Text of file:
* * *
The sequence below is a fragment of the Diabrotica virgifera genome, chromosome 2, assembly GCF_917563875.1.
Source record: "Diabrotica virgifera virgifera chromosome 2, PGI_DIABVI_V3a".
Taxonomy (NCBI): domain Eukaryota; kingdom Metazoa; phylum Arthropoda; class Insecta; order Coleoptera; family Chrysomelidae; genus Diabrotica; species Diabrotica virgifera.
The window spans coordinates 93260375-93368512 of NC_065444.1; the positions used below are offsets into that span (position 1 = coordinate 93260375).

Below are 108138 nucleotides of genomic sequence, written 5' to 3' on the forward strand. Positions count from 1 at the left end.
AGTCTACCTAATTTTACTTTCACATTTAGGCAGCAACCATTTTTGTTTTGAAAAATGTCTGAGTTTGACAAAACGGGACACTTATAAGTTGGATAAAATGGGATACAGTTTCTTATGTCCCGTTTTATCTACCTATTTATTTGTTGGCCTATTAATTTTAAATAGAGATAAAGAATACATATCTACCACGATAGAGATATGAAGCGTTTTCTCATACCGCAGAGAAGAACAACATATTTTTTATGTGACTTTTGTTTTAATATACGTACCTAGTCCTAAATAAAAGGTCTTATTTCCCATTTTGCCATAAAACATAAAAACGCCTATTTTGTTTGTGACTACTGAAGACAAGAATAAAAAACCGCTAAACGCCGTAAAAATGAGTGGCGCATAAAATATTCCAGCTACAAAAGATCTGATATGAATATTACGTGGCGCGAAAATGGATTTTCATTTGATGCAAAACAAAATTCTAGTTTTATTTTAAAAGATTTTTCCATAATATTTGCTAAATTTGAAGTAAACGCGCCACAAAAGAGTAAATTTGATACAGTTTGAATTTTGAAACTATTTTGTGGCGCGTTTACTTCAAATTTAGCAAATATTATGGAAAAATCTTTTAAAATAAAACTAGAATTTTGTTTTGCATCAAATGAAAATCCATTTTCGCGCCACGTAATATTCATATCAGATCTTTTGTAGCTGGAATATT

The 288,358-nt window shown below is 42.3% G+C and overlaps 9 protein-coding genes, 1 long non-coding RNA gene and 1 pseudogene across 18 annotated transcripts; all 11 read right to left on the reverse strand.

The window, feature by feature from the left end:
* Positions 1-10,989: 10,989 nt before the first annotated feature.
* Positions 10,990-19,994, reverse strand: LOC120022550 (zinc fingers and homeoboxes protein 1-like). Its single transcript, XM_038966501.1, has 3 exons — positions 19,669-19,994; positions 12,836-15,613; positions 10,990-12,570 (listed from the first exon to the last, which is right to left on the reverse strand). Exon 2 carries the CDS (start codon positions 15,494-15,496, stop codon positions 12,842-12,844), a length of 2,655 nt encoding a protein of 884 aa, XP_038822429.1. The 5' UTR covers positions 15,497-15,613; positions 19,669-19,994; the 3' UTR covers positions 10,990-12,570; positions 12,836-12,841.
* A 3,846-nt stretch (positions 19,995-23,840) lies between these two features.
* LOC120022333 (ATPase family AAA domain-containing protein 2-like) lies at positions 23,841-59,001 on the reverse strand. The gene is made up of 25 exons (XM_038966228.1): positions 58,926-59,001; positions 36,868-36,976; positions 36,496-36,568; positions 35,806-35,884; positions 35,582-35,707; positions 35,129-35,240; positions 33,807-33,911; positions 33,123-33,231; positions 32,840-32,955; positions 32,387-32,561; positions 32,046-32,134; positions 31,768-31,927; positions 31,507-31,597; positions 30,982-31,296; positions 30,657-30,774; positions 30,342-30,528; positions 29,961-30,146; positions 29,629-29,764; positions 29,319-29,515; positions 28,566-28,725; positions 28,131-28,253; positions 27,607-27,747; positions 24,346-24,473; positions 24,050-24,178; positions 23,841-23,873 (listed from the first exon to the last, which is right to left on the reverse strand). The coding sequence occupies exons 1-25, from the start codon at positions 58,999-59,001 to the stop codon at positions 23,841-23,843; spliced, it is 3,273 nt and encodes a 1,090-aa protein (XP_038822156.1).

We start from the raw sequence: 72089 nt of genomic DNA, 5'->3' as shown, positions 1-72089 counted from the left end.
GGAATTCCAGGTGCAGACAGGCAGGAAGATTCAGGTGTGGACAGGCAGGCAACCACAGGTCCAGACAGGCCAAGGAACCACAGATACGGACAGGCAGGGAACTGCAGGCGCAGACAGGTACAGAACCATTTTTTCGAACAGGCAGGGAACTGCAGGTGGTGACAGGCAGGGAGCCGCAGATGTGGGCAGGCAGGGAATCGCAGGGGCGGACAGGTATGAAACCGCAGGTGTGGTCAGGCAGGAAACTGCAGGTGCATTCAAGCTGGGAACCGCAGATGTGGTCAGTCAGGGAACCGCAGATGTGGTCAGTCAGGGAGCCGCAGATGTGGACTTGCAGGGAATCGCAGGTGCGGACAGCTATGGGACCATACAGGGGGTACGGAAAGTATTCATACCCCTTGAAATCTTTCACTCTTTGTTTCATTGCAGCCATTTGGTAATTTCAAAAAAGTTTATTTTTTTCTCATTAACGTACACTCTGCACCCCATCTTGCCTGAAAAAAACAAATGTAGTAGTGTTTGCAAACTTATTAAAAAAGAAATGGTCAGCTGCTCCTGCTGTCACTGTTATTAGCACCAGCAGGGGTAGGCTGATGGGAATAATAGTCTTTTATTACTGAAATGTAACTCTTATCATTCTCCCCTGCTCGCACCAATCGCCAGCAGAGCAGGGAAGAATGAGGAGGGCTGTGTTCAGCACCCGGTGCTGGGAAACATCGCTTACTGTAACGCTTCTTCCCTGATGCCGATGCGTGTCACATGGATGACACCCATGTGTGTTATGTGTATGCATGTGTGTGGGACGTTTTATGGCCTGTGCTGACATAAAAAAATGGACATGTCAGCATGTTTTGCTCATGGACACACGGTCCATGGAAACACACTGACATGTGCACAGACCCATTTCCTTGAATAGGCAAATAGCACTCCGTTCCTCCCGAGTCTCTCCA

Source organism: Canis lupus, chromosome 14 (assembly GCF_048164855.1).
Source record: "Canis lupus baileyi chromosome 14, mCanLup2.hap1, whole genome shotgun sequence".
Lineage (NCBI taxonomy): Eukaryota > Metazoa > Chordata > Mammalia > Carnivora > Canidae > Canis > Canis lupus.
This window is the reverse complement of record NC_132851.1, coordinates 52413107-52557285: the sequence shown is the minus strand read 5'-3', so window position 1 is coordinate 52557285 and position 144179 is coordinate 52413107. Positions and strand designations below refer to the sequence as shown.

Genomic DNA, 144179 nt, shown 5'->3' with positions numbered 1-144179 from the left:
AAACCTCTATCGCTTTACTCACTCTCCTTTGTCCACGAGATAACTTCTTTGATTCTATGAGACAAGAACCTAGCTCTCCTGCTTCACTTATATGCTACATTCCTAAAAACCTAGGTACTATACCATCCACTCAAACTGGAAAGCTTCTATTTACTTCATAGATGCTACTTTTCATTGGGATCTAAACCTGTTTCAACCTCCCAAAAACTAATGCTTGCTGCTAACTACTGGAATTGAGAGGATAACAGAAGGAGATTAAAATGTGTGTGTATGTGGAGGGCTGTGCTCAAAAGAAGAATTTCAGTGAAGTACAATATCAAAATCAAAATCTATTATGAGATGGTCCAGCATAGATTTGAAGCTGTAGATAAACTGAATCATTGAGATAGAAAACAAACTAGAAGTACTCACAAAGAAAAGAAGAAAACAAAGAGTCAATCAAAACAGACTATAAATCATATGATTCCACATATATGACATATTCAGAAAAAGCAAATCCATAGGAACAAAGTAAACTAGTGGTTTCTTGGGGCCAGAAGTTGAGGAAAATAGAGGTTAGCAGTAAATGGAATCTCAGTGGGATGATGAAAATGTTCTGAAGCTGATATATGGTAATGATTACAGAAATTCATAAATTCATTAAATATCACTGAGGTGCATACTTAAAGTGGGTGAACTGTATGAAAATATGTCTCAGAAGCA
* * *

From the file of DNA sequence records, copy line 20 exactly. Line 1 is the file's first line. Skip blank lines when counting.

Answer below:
AAACCTCTATCGCTTTACTCACTCTCCTTTGTCCACGAGATAACTTCTTTGATTCTATGAGACAAGAACCTAGCTCTCCTGCTTCACTTATATGCTACATTCCTAAAAACCTAGGTACTATACCATCCACTCAAACTGGAAAGCTTCTATTTACTTCATAGATGCTACTTTTCATTGGGATCTAAACCTGTTTCAACCTCCCAAAAACTAATGCTTGCTGCTAACTACTGGAATTGAGAGGATAACAGAAGGAGATTAAAATGTGTGTGTATGTGGAGGGCTGTGCTCAAAAGAAGAATTTCAGTGAAGTACAATATCAAAATCAAAATCTATTATGAGATGGTCCAGCATAGATTTGAAGCTGTAGATAAACTGAATCATTGAGATAGAAAACAAACTAGAAGTACTCACAAAGAAAAGAAGAAAACAAAGAGTCAATCAAAACAGACTATAAATCATATGATTCCACATATATGACATATTCAGAAAAAGCAAATCCATAGGAACAAAGTAAACTAGTGGTTTCTTGGGGCCAGAAGTTGAGGAAAATAGAGGTTAGCAGTAAATGGAATCTCAGTGGGATGATGAAAATGTTCTGAAGCTGATATATGGTAATGATTACAGAAATTCATAAATTCATTAAATATCACTGAGGTGCATACTTAAAGTGGGTGAACTGTATGAAAATATGTCTCAGAAGCA